Join music journalist, critic and historian Rich Kienzle as he chronicles country music ... and a lot more.

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When I was growing up in Greensburg in the late 60's, I regularly hit Greensburg News, the local newsstand, to buy a copy of the Village Voice.  Why?  Because of the "Scenes" feature authored by Howard Smith, a name shamefully forgotten in the annals of that era's now-revered cultural history (revered by many--my own views are mixed).  Smith did a feature called "Scenes" that involved him interviewing some of the biggest movers and shakers in the culture and music, which particularly interested me.   His interviews were of the moment and reflected the way things were at a given moment.  And he didn't just do them for print. He hosted a night time show for the innovative New York City rock station WPLJ-FM, a pioneer of the "progressive rock" radio format that at the time was revolutionary.

Smith captured the states of mind of a lot of the political types of the era like Andy Warhol and Abbie Hoffman, but more importantly (at least for me), Pete Townshend, Arlo Guthrie,  Sly Stone,  John & Yoko in the wake of the Beatles' breakup, Clapton, Mick Jagger, Carole King, Frank Zappa, Jimi Hendrix and so on.  Later, he and Sarah Kernochan won an Oscar for producing Marjoe, the 1972 documentary about former kid evangelist turned actor and producer  Marjoe Gortner, long before the imfamous televangelist scandals of the 80's.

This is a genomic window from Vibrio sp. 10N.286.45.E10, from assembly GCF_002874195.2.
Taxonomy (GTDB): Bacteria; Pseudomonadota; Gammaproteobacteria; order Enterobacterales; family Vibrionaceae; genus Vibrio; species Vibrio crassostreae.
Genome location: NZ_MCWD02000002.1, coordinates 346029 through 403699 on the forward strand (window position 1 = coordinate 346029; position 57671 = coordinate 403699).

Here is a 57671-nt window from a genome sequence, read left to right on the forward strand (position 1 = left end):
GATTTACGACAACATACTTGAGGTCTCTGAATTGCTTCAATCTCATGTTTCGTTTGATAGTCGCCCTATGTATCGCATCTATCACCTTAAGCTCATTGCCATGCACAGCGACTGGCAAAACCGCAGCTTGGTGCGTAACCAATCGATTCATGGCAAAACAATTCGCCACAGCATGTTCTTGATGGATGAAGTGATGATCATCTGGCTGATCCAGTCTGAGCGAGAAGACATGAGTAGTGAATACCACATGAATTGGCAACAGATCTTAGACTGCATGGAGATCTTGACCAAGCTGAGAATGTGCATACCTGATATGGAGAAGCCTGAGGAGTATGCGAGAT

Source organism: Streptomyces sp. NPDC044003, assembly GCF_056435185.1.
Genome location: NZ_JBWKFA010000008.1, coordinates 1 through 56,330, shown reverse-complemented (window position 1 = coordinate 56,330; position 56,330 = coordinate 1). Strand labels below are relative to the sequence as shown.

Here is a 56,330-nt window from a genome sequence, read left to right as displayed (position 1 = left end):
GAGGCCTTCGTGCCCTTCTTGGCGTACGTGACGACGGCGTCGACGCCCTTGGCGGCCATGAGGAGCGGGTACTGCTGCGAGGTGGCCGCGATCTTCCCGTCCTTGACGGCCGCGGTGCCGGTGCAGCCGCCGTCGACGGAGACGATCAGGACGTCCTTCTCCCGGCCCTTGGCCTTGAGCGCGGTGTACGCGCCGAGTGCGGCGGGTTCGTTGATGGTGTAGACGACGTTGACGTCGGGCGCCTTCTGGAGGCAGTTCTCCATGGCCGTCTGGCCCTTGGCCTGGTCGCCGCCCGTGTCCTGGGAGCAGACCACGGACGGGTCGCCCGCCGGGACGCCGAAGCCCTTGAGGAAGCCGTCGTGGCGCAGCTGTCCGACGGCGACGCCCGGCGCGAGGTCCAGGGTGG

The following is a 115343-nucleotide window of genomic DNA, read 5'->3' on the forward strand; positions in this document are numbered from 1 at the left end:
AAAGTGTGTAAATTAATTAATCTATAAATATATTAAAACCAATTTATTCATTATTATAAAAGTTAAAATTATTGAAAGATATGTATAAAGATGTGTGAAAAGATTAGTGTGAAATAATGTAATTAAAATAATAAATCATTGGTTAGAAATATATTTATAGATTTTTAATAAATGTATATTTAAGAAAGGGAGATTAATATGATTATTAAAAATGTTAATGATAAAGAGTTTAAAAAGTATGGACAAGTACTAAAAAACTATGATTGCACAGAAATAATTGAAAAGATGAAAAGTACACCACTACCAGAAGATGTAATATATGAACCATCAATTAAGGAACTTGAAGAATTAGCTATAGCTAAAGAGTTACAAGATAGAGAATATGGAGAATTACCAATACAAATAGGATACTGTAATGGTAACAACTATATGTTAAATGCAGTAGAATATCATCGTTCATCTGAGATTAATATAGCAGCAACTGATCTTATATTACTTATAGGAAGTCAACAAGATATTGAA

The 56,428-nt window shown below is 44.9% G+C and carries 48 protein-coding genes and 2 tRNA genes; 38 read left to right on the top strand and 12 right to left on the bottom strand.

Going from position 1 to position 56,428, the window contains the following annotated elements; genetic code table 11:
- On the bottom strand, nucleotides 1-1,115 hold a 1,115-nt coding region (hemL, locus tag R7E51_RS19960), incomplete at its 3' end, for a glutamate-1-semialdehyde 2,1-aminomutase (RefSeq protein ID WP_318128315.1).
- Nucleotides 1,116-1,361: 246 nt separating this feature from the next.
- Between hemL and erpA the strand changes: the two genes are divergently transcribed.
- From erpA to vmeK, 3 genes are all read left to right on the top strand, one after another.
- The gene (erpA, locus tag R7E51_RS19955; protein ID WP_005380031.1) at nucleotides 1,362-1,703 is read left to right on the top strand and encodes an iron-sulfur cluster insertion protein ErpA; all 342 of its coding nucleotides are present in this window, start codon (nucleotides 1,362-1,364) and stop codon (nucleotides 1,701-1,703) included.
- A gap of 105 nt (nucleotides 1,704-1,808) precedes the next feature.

Like I said, Smith, now 76 and suffering from cancer and until now his cultural chronicles have been forgotten except by the hardcore. That's that's a shame, but it's about to change.  Starting today "The Smith Tapes" will be downloadable on Amazon as mp3 files and on iTunes on November 27.  This Vanity Fair article offers more info and a sample of the John-Yoko interview, talking about the final two Beatles albums and their breakup.  The clip (even with Yoko inserting herself) gives an idea of how on top of things Smith was and why the rest of the material is worth hearing.   The New York Times has a piece as well.

To raise money for "The Smith Tapes," a box set of the material, with a list of interviewees, there's this Kickstarter page.  Note it's racking up some impressive pledges at this point.

From YouTube, this is a three-part Smith interview with the Doors' Jim Morrison, surprisingly mellow, from November, 1969.   This isn't seasoned, mellowed and distorted by decades of revisionism, fading memories and BS; this was Morrison's frame of mine at the time. The other tapes reflect the same sort of mindset.

Part 1

Part 2

Part 3


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